The Wyoming legislature needs to change the homestead exemption to help protect its citizens that enter bankruptcy.
Bankruptcy exemptions are the state and federal laws that specify which type of property creditors are not entitled to take to satisfy a debt. Additionally, the bankruptcy trustee is not entitled to take exempt property and sell it for the benefit of the debtor's unsecured creditors. Generally, exempt property is the property that you get too keep during and after the bankruptcy. Your other property (nonexempt property) is the property that the trustee takes and sells to create the funds for you creditors. It is in a debtor's best interest to maximize their exempt property.
Maximizing your exemptions depends on state and federal considerations. Each state's legislature has a set of exemptions for use by its citizens. Additionally, Congress has created another set of federal exemptions. Some states (19) allow their citizens to choose between the state's exemptions and the federal exemptions. In those states the debtor can not cherry pick from either exemptions list, but rather the bankruptcy filer must choose to file bankruptcy using the state or the federal exemptions. Alternatively, a state like ours, Wyoming, has opted out of the federal exemptions altogether. This means that debtors filing bankruptcy in Wyoming do not get to choose between the federal and state exemptions. All filers in Wyoming must use the state exemptions. Many of our exemptions are significantly antiquated and it would behoove our legislature to revisit some of them. The most significant exemption is the homestead exemption which I argue needs to be updated to help protect Wyoming citizens during bankruptcy. Hopefully, the legislature will address some of these short comings in their special sessions because many Wyoming denizens will be relying on these exemptions in the coming years as the Covid-caused economic recession takes hold over the Wyoming economy.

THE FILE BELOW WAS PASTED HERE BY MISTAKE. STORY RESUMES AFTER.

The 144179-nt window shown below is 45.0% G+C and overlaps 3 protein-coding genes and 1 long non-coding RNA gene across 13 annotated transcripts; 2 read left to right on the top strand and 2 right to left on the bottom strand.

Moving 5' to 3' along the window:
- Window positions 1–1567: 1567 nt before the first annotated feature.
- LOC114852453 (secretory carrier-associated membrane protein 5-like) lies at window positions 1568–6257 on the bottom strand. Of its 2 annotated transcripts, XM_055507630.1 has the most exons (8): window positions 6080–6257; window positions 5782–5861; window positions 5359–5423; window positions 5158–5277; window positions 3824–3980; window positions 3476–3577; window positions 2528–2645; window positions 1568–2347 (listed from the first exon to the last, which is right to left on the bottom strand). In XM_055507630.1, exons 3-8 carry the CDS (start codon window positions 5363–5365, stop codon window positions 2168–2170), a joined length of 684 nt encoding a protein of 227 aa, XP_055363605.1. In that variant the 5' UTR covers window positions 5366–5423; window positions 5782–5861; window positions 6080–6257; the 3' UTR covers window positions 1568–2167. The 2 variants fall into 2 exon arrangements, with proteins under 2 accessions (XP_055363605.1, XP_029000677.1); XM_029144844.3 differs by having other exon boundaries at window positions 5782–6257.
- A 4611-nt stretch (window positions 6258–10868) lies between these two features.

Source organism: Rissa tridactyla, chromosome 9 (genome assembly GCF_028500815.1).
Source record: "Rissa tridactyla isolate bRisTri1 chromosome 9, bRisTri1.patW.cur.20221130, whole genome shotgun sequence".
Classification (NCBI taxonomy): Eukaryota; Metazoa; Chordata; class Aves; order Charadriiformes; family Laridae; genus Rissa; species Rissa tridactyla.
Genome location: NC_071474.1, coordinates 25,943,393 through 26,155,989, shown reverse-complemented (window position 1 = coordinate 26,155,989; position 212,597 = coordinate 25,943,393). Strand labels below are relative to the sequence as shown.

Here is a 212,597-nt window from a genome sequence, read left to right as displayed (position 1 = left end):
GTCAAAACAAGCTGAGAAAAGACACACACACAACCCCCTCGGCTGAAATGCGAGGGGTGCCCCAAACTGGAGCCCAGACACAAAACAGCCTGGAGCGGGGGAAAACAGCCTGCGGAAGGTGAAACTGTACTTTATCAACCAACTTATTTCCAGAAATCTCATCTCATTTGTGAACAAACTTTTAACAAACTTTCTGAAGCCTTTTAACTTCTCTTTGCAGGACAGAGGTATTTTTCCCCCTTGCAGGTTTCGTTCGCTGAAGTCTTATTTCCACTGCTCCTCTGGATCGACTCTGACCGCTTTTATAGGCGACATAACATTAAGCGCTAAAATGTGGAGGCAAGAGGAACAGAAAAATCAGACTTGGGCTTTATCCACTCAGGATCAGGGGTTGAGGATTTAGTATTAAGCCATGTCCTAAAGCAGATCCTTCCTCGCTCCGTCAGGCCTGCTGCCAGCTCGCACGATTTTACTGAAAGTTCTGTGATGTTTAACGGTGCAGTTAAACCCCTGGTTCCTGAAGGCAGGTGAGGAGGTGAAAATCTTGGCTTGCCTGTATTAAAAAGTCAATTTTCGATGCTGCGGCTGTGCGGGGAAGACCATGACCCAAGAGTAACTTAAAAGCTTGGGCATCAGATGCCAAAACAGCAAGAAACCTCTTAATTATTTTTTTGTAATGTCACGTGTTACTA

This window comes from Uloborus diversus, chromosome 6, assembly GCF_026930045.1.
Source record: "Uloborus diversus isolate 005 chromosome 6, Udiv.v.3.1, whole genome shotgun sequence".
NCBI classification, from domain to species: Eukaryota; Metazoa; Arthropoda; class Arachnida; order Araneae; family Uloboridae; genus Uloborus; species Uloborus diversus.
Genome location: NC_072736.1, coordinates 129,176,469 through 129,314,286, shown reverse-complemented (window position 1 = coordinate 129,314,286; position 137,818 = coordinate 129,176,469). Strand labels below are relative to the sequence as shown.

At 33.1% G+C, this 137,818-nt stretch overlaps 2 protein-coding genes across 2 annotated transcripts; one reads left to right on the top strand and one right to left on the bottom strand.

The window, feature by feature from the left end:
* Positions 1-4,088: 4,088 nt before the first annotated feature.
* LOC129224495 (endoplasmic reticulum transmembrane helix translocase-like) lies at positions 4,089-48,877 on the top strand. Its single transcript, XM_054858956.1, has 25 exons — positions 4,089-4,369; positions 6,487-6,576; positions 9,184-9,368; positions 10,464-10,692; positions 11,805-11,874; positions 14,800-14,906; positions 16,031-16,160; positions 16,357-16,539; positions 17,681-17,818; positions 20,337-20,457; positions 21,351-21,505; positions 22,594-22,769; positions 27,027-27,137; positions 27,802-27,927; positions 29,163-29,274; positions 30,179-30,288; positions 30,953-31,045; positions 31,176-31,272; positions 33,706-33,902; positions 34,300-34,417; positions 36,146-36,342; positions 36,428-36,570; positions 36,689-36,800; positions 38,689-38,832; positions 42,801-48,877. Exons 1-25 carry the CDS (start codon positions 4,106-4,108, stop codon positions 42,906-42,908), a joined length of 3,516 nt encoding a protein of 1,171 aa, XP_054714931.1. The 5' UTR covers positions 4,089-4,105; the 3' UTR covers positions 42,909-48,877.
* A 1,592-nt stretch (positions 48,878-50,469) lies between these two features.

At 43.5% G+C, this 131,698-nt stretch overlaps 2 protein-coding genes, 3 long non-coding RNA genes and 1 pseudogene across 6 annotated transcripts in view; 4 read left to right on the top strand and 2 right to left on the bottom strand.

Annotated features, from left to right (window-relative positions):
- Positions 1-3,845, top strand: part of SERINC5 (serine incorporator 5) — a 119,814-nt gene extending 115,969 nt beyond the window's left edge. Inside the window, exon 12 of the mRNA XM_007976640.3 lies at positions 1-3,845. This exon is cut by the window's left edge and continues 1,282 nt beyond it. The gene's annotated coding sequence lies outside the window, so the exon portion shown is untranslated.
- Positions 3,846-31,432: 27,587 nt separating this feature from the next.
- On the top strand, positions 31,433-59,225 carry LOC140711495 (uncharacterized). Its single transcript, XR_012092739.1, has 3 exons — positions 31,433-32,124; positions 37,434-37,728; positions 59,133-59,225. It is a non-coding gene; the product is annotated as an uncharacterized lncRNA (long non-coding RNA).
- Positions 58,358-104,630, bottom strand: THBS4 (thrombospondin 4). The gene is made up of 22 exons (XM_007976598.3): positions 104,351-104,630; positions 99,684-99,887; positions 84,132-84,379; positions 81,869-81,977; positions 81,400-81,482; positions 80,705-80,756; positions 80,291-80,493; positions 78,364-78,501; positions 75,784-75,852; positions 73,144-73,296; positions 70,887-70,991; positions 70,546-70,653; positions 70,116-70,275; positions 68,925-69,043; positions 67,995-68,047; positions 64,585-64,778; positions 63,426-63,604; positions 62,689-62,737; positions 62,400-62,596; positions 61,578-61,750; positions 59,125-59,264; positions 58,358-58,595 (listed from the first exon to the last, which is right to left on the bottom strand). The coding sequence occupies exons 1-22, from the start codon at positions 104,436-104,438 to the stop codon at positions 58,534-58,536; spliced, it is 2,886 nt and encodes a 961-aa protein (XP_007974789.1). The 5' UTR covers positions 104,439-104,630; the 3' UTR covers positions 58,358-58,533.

The homestead exemption in Wyoming is found in Wyoming Statutes (W.S) §1-20-101;102;103;104. Essentially it states that a person may claim a $20,000.00 exemption in the equity of their home or trailer. That exemption can be claimed by the spouse or child of a deceased owner. Additionally, property held as tenancy by the entirety can be exempt against debts owed by only one spouse (In re Anselmi, 52 B.R. 479 D. Wy. 1985). If a couple is filing jointly they may double the $20,000.00 for a combined total of $40,000.00. If you are thinking that number seems low then you are correct. When you consider the average price of a home is roughly $256,000 in Wyoming or $864,000.00 in Teton County you realize that our state exemption is wildly antiquated and does not reflect economic reality.
In contrast, South Dakota along with five other states (Texas, Florida, Oklahoma, Kansas, and Iowa) allow for an unlimited exemption with some restrictions based on where the home is located like "up to 160 acres in a rural area" of Florida. In fact only nine states have a state homestead exemption that is less than Wyoming's $20,000.00 for a single filer and of those nine some of those states allow their citizens to use the federal exemption. The federal exemption, which Wyoming has opted out of allowing its citizens to choose, is roughly $25,000.00 and double for couples filing jointly. This puts Wyoming at a disadvantage to a large majority of the country that either has more gratuitous state homestead exemptions or filers are allowed to use the federal exemption which is better still than Wyoming's exemption.